E-mail: sotir.chervenkov@mpq.mpg.de
Dr. Olivia Meyer-Streng
Press & Public Relations
Max-Planck-Institute of Quantum Optics
85748 Garching, Germany
Phone: +49 (0)89 / 32 905 -213
E-mail: olivia.meyer-streng@mpq.mpg.de

Dr. Olivia Meyer-Streng | Max-Planck-Institut
Further information:
http://www.mpq.mpg.de

More articles from Physics and Astronomy:

nachricht Interstellar seeds could create oases of life
28.08.2015 | Harvard-Smithsonian Center for Astrophysics

nachricht Draw out of the predicted interatomic force
28.08.2015 | Hiroshima University

All articles from Physics and Astronomy >>>

The most recent press releases about innovation >>>

Die letzten 5 Focus-News des innovations-reports im Überblick:

Im Focus: OU astrophysicist and collaborators find supermassive black holes in quasar nearest Earth

A University of Oklahoma astrophysicist and his Chinese collaborator have found two supermassive black holes in Markarian 231, the nearest quasar to Earth, using observations from NASA's Hubble Space Telescope.

The discovery of two supermassive black holes--one larger one and a second, smaller one--are evidence of a binary black hole and suggests that supermassive...

Im Focus: What would a tsunami in the Mediterranean look like?

A team of European researchers have developed a model to simulate the impact of tsunamis generated by earthquakes and applied it to the Eastern Mediterranean. The results show how tsunami waves could hit and inundate coastal areas in southern Italy and Greece. The study is published today (27 August) in Ocean Science, an open access journal of the European Geosciences Union (EGU).

Though not as frequent as in the Pacific and Indian oceans, tsunamis also occur in the Mediterranean, mainly due to earthquakes generated when the African...

Im Focus: Self-healing landscape: landslides after earthquake

In mountainous regions earthquakes often cause strong landslides, which can be exacerbated by heavy rain. However, after an initial increase, the frequency of these mass wasting events, often enormous and dangerous, declines, in fact independently of meteorological events and aftershocks.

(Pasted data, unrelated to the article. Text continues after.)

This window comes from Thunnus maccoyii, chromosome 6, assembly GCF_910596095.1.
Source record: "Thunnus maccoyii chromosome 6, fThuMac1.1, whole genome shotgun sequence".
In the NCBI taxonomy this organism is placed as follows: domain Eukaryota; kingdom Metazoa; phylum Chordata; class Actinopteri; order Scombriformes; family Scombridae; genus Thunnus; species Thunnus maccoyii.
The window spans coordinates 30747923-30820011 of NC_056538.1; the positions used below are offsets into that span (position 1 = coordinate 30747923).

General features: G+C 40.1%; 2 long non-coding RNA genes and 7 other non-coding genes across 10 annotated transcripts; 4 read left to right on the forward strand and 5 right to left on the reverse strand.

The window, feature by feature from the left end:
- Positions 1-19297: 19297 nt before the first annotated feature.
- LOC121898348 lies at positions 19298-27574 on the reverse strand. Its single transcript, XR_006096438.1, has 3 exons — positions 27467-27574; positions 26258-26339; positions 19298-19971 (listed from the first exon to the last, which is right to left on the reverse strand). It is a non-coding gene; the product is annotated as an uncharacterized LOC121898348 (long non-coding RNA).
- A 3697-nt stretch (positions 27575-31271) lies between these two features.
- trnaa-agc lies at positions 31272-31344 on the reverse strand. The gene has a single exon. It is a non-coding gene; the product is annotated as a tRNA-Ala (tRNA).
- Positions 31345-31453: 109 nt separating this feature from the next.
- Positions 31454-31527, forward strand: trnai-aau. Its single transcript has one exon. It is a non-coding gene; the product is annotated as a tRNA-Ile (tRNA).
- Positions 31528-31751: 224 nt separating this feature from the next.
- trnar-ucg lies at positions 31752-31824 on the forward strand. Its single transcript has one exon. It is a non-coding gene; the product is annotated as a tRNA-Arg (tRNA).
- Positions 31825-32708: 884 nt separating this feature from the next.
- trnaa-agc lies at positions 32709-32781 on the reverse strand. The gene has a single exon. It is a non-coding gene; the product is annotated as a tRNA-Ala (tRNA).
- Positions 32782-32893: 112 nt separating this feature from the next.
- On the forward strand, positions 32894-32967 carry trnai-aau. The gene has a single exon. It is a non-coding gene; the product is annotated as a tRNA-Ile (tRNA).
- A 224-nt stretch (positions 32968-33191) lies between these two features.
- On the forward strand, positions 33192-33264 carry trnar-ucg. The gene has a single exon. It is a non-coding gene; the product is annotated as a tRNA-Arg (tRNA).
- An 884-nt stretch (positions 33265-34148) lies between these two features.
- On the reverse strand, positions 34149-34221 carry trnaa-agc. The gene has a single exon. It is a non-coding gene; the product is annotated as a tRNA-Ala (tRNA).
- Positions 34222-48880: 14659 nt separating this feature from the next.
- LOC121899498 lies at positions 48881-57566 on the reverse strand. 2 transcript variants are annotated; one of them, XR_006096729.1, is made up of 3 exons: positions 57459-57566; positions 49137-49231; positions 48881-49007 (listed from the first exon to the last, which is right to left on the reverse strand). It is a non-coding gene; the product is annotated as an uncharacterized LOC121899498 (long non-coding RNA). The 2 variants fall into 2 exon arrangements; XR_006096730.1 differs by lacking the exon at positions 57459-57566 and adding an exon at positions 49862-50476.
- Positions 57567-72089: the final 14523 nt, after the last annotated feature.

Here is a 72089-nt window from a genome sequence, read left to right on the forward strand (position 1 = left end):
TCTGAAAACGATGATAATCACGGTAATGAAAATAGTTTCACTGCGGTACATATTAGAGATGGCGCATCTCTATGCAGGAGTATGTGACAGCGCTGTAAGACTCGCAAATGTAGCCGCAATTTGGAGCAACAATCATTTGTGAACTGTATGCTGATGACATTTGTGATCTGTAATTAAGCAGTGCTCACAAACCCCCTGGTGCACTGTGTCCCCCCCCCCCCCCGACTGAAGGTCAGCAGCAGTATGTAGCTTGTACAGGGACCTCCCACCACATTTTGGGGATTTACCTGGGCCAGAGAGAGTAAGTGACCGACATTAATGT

These new findings are presented by a German-Franco-Japanese team of geoscientists in the current issue of the journal Geology, under the lead of the GFZ...

Im Focus: FIC Proteins Send Bacteria Into Hibernation

Bacteria do not cease to amaze us with their survival strategies. A research team from the University of Basel's Biozentrum has now discovered how bacteria enter a sleep mode using a so-called FIC toxin. In the current issue of “Cell Reports”, the scientists describe the mechanism of action and also explain why their discovery provides new insights into the evolution of pathogens.

For many poisons there are antidotes which neutralize their toxic effect. Toxin-antitoxin systems in bacteria work in a similar manner: As long as a cell...

Im Focus: Fraunhofer IPA develops prototype of intelligent care cart

It comes when called, bringing care utensils with it and recording how they are used: Fraunhofer IPA is developing an intelligent care cart that provides care staff with physical and informational support in their day-to-day work. The scientists at Fraunhofer IPA have now completed a first prototype. In doing so, they are continuing in their efforts to improve working conditions in the care sector and are developing solutions designed to address the challenges of demographic change.

Technical assistance systems can improve the difficult working conditions in residential nursing homes and hospitals by helping the staff in their work and...

All Focus news of the innovation-report >>>

Anzeige

Anzeige

Event News

Networking conference in Heidelberg for outstanding mathematicians and computer scientists

20.08.2015 | Event News

Scientists meet in Münster for the world’s largest Chitin und Chitosan Conference

20.08.2015 | Event News

Large agribusiness management strategies

19.08.2015 | Event News

 
Latest News

Interstellar seeds could create oases of life

28.08.2015 | Physics and Astronomy

An ounce of prevention: Research advances on 'scourge' of transplant wards

28.08.2015 | Health and Medicine

Fish Oil-Diet Benefits May be Mediated by Gut Microbes

28.08.2015 | Life Sciences

VideoLinks
B2B-VideoLinks
More VideoLinks >>>